n At a hearing in Washington, outraged lawmakers focused on a series of failures, including why the blowout preventer — what was supposed to be a failsafe device — didn’t work properly.
n At BP America’s Houston headquarters, two of President Barack Obama’s Cabinet secretaries met with industry officials and scientific experts as the government tapped additional brainpower to stop the leak spewing an estimated 210,000 gallons a day into the Gulf.
n In Kenner, La., Coast Guard inspectors said the regulations for offshore drilling rigs have not kept up with advancing technology. Most regulations date back to 1978, when drilling was closer to the coastlines and not as complex.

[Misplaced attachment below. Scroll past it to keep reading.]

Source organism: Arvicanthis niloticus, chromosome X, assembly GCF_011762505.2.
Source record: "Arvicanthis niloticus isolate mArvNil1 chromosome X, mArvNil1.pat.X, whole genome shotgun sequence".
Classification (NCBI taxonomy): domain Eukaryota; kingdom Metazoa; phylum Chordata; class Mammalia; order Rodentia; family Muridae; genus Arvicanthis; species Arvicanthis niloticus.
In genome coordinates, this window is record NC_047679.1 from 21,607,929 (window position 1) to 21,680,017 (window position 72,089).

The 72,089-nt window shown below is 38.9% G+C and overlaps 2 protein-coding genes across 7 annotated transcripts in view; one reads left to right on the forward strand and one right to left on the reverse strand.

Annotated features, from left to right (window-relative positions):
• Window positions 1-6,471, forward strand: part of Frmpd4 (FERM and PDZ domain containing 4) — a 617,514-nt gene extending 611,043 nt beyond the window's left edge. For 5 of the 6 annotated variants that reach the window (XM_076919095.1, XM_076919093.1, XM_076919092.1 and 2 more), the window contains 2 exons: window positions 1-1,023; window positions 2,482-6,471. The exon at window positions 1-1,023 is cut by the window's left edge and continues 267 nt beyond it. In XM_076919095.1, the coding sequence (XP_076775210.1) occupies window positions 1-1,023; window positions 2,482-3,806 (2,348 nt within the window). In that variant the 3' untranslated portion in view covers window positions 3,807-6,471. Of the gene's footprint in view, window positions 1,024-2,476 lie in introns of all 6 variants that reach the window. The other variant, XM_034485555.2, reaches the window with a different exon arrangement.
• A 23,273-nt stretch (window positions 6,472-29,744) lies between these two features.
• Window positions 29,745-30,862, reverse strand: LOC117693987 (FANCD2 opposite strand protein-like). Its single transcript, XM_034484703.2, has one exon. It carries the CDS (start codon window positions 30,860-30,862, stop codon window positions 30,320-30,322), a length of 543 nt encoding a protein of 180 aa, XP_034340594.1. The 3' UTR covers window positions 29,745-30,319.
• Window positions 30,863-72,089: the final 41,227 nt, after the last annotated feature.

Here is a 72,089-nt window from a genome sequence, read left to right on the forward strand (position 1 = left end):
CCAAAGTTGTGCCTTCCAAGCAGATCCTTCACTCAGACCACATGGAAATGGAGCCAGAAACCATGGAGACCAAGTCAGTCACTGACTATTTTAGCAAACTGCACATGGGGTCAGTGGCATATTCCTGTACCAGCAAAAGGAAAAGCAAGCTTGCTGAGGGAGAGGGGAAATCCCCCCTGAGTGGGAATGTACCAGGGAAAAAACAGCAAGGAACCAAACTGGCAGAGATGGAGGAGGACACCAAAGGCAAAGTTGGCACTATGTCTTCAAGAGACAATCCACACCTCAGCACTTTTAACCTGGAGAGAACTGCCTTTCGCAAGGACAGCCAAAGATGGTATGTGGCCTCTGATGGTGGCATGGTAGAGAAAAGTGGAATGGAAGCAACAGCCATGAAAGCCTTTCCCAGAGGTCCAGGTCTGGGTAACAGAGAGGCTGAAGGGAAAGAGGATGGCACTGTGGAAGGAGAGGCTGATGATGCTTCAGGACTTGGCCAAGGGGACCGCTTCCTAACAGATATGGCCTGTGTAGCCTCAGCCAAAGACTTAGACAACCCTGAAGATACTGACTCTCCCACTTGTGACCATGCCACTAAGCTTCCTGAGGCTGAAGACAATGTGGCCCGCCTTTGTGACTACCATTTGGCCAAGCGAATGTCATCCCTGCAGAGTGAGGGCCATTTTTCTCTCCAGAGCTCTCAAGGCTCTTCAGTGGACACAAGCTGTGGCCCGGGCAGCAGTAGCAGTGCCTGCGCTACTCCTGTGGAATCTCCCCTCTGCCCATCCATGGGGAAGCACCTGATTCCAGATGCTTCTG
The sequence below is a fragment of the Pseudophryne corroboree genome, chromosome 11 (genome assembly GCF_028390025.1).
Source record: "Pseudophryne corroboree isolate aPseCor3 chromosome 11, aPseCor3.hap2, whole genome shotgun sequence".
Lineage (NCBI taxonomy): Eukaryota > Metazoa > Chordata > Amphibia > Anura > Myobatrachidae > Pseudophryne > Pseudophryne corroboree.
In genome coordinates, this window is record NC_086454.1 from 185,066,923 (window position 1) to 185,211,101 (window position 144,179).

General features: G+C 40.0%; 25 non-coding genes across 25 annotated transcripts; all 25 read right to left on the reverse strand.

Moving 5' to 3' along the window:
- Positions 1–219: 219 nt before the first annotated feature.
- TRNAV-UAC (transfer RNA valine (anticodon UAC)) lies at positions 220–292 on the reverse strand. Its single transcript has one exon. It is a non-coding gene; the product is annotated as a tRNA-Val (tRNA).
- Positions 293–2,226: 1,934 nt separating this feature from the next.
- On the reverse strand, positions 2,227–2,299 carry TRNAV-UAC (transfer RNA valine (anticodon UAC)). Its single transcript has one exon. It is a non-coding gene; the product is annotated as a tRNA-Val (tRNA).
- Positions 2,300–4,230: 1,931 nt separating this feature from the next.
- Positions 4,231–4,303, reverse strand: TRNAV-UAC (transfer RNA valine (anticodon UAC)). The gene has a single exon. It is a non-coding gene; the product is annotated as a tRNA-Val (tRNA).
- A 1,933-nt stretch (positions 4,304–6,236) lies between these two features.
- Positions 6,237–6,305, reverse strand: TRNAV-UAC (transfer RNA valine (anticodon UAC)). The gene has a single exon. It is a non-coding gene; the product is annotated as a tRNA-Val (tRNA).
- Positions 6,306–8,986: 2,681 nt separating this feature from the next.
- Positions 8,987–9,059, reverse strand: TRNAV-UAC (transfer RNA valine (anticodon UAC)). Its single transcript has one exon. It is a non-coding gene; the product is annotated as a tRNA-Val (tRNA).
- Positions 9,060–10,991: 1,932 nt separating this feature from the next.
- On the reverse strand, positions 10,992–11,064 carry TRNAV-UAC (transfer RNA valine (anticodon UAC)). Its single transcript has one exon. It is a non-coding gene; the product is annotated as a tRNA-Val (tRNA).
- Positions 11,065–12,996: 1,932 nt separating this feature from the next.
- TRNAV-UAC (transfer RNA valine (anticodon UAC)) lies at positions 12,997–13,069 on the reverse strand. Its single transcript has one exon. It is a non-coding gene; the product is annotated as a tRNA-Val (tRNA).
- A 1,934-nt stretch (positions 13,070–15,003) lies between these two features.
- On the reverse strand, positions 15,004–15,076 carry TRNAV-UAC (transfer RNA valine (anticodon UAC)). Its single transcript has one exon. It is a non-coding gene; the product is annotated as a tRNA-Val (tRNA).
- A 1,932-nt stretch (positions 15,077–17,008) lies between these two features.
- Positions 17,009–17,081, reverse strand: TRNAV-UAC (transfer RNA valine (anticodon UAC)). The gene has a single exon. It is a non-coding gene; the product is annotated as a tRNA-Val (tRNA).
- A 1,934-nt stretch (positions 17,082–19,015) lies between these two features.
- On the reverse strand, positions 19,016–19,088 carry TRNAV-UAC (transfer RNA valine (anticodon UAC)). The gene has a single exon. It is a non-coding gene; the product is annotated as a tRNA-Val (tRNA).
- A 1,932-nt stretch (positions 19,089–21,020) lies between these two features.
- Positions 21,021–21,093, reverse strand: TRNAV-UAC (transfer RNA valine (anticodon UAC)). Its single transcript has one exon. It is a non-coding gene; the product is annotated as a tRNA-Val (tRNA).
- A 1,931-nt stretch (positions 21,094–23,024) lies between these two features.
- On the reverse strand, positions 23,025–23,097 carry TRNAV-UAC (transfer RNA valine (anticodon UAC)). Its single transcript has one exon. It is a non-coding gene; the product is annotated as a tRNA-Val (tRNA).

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n The White House asked Congress to take up a $118 million oil spill response package, which includes a proposal to lift the current $75 million cap on liability for responsible parties — in this case, BP.
n As early as Thursday, BP officials and experts will decide on the next best option to try and contain some of the oil leaking from pipe. Among the primary options: a “top hat” containment dome — four feet in diameter and five feet tall — to be placed over one of the leaks; or a riser insertion tube to be put in the leaking pipe and attached to a waiting ship.
n Coast Guard Rear Adm. Mary Landry said that tar balls found onshore in Dauphin Island, Ala., last weekend had been tested and did appear to be from the BP oil spill. She said blobs of oil had also washed ashore on Whiskey Island, La. — the most westward point where oil had been reported — and that crews had quickly cleaned it up.
— McClatchy Tribune